Friday, July 09, 2004

When Do the Adults Take Over?

The global increase in HIV infection rates has been cited as "one of the greatest threats to U.S. and global security."

Yet the Bush administration has cut the number of US representatives to the international AIDS conference in Bangkok Sunday by 75% because poor Tommy Thompson was heckled last year:

The U.S. government will send only one-quarter as many people to the huge international AIDS conference starting Sunday in Bangkok as it sent to the last one in Barcelona.

The decision to cut attendance, which comes as the Bush administration is rolling out its five-year, $15 billion global AIDS treatment plan, was reached long after many government scientists had made plans to attend the conference, which is held every two years. Dozens of scientific presentations were withdrawn, about 50 will be published only as summaries and not presented publicly, and dozens of meetings -- many designed to train Third World AIDS researchers and foster international collaboration -- were canceled.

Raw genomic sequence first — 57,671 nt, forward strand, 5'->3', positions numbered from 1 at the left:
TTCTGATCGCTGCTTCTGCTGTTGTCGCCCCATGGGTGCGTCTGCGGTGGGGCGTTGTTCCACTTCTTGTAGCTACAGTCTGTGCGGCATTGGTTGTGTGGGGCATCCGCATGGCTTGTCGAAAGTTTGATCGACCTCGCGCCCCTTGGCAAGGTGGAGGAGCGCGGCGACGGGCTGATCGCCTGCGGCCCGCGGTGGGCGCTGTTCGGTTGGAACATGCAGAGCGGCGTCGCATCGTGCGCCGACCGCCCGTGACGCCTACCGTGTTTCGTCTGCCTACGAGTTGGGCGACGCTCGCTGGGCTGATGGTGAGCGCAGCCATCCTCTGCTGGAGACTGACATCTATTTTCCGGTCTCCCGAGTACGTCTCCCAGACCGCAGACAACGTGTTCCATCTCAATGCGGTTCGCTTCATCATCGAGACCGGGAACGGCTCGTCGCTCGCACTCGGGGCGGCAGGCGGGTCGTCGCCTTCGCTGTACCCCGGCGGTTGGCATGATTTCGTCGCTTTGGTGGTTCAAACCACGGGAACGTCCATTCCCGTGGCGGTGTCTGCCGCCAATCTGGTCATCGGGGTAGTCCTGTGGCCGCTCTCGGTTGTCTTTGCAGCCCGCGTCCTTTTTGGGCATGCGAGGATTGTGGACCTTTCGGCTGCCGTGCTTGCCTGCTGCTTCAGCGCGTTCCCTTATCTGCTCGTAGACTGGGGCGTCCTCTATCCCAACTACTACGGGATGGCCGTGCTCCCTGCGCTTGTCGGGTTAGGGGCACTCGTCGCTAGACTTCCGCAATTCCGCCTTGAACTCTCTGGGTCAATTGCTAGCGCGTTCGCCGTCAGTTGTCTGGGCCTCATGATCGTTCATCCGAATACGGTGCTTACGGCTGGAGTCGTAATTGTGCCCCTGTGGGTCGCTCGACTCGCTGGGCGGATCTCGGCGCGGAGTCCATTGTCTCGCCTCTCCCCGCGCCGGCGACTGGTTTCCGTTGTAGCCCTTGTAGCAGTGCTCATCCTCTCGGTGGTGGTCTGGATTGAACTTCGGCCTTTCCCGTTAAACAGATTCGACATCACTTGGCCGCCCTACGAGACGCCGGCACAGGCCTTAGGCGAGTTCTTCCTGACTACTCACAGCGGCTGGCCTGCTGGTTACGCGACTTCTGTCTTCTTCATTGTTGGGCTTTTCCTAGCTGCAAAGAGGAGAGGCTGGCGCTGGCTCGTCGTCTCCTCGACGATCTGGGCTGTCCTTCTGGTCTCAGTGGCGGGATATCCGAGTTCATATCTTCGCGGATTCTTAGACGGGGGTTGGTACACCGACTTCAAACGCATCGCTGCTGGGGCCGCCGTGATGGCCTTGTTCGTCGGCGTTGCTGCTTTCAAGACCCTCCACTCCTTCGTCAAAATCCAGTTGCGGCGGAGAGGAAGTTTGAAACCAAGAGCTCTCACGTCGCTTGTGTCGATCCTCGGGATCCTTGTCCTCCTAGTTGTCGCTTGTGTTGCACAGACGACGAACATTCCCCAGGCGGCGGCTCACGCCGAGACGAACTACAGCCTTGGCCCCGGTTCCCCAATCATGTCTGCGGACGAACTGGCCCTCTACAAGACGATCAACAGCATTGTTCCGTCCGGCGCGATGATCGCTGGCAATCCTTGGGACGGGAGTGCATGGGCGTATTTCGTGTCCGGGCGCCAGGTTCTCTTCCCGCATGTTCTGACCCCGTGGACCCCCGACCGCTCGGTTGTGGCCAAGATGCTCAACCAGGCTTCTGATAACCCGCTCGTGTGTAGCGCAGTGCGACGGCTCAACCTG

The move, which officials say is to save money, is interpreted by many AIDS experts as payback for the heckling of Health and Human Services Secretary Tommy G. Thompson at the last AIDS conference and further evidence of a "go-it-alone" attitude in the administration's global AIDS program.


The U.S. government's diminished presence is being greeted in some quarters with chagrin, amazement and disgust.

"It's unfair, it's a pity, it's also a bit awkward," said Joep Lange, a Dutch scientist who is president of the International AIDS Society and a co-chairman of the conference.

"The largest group in the world in terms of AIDS expertise comes from the U.S., so it's important this expertise is at the conference," said Peter Piot, head of UNAIDS, the program run by the United Nations and the World Bank. The reduced attendance "is a big deal for the quality of the conference," he said.